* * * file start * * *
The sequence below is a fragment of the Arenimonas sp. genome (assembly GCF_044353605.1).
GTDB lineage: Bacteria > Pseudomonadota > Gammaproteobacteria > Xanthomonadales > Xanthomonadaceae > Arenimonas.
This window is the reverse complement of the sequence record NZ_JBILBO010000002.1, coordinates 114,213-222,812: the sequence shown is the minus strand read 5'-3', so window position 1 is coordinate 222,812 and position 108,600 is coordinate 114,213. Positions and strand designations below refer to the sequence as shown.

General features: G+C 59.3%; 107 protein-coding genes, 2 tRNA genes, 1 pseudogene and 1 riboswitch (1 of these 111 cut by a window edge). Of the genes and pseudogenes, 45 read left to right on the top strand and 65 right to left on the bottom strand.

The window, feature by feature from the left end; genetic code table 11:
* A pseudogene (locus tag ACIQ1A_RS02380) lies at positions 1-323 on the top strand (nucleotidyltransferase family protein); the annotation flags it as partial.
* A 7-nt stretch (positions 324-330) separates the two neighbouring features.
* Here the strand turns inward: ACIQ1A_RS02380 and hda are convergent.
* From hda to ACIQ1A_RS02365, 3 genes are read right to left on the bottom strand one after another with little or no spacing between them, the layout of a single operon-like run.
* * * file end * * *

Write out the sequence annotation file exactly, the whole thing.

The sequence below is a fragment of the Arenimonas sp. genome (assembly GCF_044353605.1).
GTDB lineage: Bacteria > Pseudomonadota > Gammaproteobacteria > Xanthomonadales > Xanthomonadaceae > Arenimonas.
This window is the reverse complement of the sequence record NZ_JBILBO010000002.1, coordinates 114,213-222,812: the sequence shown is the minus strand read 5'-3', so window position 1 is coordinate 222,812 and position 108,600 is coordinate 114,213. Positions and strand designations below refer to the sequence as shown.

General features: G+C 59.3%; 107 protein-coding genes, 2 tRNA genes, 1 pseudogene and 1 riboswitch (1 of these 111 cut by a window edge). Of the genes and pseudogenes, 45 read left to right on the top strand and 65 right to left on the bottom strand.

The window, feature by feature from the left end; genetic code table 11:
* A pseudogene (locus tag ACIQ1A_RS02380) lies at positions 1-323 on the top strand (nucleotidyltransferase family protein); the annotation flags it as partial.
* A 7-nt stretch (positions 324-330) separates the two neighbouring features.
* Here the strand turns inward: ACIQ1A_RS02380 and hda are convergent.
* From hda to ACIQ1A_RS02365, 3 genes are read right to left on the bottom strand one after another with little or no spacing between them, the layout of a single operon-like run.